Spyderco Delica 4 FFG Knife Review

Thanks for stopping by to read our Spyderco Delica 4 FFG Knife Review.

The Spyderco Delica series has been in the Spyderco catalogue for decades, while considering the Spyderco Endura series. These two knives have been constantly popular all through the years, and for good reason: they are practical, comfortable, and remarkably well-priced. The Spyderco Delica is basically a smaller sized Spyderco Endura, thus dealing with either will give you a great idea of the other. Among the two knives, the Spyderco Delica performs as a superior EDC, for me, as it is easier to carry in your pocket, lighter, and nicer to hold, all while having high performance and the same practical use as the Spyderco Endura. That being stated, being so identical, they are both exceptional knives that I completely enjoy using on an extremely regular basis.

Spyderco Delica 4 FFG Knife Review

Spyderco Delica 4 FFG Knife Review

In terms of both features and style, these two knives are basically one and the same. The only unconcerned differences that can be simply noted are the proportions of the knives and the thickness of the blade stock.

As per the Spyderco Endura 4 review, the actual knife I have is not available on Amazon, despite the fact that it is still currently in production. The knife I have is the Spyderco Delica 4 ZDP-189 Steel FFG (Full Flat Ground) knife. The standard Spyderco Delica 4, has different blade steel and different colours for its FRN scales, but its otherwise exactly similar to what I have (in terms of ergonomics,shape, size, design, etc.). This knife review ought to read somewhat similarly to the knife I link to and for the knife I’m reviewing, since the handle colour and steel type are the only differences between the two knives.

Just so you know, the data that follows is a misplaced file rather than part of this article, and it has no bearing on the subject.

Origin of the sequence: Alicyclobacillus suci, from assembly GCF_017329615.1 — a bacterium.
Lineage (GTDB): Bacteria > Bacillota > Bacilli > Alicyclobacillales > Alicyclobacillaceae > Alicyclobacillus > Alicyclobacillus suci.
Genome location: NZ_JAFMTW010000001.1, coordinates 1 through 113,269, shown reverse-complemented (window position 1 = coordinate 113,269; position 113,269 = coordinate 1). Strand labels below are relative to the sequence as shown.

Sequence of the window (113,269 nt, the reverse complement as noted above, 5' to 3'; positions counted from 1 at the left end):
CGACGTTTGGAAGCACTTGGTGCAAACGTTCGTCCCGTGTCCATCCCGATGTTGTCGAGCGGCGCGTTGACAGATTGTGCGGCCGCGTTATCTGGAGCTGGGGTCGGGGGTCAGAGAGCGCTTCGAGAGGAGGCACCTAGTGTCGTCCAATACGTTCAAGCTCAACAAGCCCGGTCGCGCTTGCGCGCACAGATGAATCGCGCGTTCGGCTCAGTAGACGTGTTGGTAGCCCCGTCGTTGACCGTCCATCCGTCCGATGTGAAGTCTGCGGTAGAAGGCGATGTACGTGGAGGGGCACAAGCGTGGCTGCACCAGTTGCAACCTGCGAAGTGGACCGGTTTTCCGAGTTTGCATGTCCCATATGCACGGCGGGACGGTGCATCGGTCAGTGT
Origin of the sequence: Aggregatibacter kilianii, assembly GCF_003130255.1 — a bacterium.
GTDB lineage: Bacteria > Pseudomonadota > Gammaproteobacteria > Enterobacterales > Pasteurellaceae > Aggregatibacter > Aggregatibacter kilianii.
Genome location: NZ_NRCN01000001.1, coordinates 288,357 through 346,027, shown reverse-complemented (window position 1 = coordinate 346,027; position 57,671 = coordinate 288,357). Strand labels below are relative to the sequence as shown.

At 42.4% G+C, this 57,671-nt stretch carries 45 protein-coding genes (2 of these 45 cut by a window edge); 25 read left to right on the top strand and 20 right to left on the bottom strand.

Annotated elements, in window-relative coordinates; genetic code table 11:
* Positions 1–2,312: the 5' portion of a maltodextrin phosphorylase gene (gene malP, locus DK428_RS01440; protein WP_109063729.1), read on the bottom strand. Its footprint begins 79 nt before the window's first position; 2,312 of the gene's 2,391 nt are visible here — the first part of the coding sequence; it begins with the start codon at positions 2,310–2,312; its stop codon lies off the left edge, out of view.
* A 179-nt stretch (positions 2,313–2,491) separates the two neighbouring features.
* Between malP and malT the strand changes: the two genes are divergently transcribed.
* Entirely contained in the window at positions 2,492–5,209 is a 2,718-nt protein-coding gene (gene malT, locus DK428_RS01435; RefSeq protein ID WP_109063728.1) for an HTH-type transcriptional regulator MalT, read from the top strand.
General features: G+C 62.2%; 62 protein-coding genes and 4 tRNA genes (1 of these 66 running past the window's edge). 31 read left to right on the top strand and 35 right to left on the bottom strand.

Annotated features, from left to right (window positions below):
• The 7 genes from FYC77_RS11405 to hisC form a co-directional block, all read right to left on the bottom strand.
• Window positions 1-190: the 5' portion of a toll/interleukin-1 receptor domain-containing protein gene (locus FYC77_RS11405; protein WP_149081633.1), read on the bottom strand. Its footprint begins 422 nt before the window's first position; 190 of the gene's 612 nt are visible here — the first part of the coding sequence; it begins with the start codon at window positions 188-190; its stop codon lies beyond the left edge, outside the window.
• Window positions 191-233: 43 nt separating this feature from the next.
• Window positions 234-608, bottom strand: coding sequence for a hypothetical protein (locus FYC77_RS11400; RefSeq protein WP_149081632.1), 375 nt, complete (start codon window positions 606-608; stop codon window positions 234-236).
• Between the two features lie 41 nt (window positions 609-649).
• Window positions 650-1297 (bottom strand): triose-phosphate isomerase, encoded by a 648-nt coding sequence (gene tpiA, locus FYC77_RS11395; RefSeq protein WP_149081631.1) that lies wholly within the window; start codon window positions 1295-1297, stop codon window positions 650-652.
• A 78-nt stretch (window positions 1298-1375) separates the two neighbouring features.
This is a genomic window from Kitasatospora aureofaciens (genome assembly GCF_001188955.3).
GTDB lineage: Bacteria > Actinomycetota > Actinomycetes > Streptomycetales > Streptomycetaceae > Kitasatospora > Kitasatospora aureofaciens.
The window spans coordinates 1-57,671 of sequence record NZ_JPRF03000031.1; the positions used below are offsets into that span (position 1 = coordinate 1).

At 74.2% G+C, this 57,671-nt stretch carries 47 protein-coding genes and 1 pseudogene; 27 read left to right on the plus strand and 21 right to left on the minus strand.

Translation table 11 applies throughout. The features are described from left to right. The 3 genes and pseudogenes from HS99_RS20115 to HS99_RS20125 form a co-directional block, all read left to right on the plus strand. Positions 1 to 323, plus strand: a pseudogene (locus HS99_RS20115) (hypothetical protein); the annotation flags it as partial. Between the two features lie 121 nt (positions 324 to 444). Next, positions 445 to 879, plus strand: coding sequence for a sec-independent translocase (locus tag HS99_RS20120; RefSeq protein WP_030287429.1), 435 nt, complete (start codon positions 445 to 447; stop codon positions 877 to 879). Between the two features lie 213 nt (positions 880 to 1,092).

Spyderco Delica 4 FFG Knife – Ergonomics

I feel, in terms of ergonomics, to be compared to the Endura it does the Delica a great injustice. Yes, in terms of shape and style, they are practically identical, yet its feel cannot be ignored, when you hold an Endura you have a beast in your hands, while the Delica by contrast is more subtle and easy to carry. The Endura drops to the base of my front pocket, constantly perceptible, reminding me I have not overlooked my knife, but rather my Delica clips onto my back pocket, I near always forget I’m carrying it,so comfortable, a quality I truly enjoy. The Endura is an impeccably good EDC, the Delica really feels like an ordinary carry knife, and while it’s impossible for the Endura to beat the Delica in terms of ease of carry and subtlety.

Spyderco Delica 4 FFG Knife – Pocket Clip

The Delica pocket clip is a standard Spyderco hourglass in design,just like the Endura’s pocket clip. It works just fine, and keeping in mind that it doesn’t ride super low it’s still thoughtful enough to everyday carry in sheeple environments.

The 181 mm (7.125 inch) knife is so light in weight that at 71 grams (2.5 oz.) the balance point is slightly behind the hilt. The knife is weightless in hand, and this lack of heft make its presence markedly appreciated when working with it throughout the day cutting abrasive material like cardboard. If you keep it sharp, you will barely feel it in your hands, as it just zips through cardboard as effectively as a box cutter (alright, this may be a slight exaggeration, however you get the point, it’s great).

Spyderco Delica 4 FFG Knife – Lock

In case if you haven’t noticed by the sheer volume of back-lock and mid-lock knife reviews on this blog already, throughout the years, I have owned a few mid-lock and back-lock knives. No matter what, I have usually always preferred liner locks over these types, as I generally thought mid-locks would be heavier and very difficult to clean than an open frame liner lock knife, actually I have never once had an issue cleaning the Delica, and trust me I have cleaned it enough (I use it very regularly in the kitchen). The lock has never given me any interruption for thought with respect to its durability and strength either, so consider me impressed.

Over the years, I have learned that a lock is genuinely just as good as its manufacturer. Even a liner lock can still be bad, if it comes from a bad company.No matter how good or bad they may seem at first glance,the same can be said for all lock types.